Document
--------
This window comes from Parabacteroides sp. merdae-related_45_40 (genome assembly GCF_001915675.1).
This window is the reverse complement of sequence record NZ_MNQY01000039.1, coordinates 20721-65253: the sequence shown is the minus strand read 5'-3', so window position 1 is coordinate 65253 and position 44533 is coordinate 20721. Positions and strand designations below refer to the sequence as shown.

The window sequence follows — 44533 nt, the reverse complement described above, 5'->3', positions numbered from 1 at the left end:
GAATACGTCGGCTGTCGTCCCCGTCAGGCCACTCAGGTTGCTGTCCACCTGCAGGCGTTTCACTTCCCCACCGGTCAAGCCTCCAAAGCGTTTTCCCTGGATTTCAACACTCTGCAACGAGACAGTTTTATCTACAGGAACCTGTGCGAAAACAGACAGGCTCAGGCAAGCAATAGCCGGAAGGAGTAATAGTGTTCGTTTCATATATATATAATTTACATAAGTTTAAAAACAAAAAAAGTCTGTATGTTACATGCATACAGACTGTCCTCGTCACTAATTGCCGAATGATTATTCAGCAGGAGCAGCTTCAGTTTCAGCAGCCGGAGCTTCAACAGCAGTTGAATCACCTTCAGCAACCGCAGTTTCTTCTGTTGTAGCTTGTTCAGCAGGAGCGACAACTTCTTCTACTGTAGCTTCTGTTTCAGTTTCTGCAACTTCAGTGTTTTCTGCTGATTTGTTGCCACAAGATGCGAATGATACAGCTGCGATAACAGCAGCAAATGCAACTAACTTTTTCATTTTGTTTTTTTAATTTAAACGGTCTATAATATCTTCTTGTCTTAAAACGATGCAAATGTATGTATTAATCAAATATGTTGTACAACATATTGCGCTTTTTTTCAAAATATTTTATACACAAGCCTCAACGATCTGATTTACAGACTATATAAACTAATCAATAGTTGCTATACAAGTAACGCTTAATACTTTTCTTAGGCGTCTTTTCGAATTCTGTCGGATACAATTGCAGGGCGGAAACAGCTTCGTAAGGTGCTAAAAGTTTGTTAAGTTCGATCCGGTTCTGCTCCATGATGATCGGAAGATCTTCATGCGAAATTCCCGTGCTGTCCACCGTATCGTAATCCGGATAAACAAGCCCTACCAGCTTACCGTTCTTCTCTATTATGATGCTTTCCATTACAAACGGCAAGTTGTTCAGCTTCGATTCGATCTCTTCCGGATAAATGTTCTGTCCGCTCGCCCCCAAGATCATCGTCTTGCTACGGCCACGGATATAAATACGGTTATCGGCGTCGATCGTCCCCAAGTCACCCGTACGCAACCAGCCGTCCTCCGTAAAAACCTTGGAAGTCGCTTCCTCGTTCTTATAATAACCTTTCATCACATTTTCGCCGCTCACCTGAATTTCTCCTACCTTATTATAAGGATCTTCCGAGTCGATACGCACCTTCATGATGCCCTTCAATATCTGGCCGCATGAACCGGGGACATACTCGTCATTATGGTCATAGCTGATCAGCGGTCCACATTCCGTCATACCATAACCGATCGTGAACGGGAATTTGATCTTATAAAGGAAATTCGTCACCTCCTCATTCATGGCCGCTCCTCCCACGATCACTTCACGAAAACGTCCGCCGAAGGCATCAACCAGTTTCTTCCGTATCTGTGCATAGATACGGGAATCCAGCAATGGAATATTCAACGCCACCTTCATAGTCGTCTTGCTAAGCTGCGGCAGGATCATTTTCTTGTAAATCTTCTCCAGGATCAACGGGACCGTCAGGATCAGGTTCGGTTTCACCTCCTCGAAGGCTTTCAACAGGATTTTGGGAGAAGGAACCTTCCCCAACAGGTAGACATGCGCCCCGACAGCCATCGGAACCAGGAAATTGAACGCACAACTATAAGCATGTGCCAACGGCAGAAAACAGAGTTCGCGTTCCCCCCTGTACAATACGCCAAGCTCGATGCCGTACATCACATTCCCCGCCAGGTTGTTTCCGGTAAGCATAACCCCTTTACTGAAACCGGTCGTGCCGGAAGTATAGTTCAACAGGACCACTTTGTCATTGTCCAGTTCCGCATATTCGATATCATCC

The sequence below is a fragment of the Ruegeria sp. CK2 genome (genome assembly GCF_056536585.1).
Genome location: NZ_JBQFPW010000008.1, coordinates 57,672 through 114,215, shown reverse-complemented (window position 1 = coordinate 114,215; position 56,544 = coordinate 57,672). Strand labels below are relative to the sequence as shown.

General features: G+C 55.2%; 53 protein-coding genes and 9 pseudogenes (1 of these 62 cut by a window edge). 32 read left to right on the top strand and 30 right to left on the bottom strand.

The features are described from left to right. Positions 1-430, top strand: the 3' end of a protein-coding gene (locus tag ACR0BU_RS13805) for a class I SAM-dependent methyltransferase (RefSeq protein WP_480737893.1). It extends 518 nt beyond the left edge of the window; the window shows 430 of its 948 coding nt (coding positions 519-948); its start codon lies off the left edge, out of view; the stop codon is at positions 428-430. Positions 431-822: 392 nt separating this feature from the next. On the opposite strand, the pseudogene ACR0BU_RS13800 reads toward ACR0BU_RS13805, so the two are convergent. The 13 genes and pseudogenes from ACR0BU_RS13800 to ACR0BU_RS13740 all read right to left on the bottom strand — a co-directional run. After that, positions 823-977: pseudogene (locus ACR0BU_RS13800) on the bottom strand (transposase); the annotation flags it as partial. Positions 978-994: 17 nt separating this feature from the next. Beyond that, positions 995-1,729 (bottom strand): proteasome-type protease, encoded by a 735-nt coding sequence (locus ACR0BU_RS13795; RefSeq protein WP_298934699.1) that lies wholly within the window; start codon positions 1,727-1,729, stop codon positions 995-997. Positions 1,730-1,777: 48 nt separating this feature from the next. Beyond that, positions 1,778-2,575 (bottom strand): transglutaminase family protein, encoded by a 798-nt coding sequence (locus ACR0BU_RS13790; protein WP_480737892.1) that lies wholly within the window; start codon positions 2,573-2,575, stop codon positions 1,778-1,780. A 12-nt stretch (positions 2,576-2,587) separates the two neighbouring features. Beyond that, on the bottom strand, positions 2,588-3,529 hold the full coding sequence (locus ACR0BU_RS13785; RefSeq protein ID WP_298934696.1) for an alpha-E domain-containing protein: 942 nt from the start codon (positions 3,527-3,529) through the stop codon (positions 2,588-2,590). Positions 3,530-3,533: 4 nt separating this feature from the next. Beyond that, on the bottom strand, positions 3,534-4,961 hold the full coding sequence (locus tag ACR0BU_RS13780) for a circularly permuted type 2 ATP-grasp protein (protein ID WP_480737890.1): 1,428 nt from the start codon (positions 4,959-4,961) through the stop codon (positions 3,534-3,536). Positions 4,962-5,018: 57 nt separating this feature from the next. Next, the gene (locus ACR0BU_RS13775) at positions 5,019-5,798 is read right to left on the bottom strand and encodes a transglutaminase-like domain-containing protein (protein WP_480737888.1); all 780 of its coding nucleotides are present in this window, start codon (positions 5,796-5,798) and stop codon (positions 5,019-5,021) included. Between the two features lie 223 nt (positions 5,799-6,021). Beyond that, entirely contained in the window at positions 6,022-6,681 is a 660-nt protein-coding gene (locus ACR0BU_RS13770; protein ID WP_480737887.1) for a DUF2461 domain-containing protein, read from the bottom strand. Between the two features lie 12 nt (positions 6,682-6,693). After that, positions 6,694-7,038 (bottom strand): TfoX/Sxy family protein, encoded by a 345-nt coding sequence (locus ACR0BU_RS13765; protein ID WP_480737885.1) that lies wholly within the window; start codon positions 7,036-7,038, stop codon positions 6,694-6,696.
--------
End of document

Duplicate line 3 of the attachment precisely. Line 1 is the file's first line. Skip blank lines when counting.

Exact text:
The window sequence follows — 44533 nt, the reverse complement described above, 5'->3', positions numbered from 1 at the left end: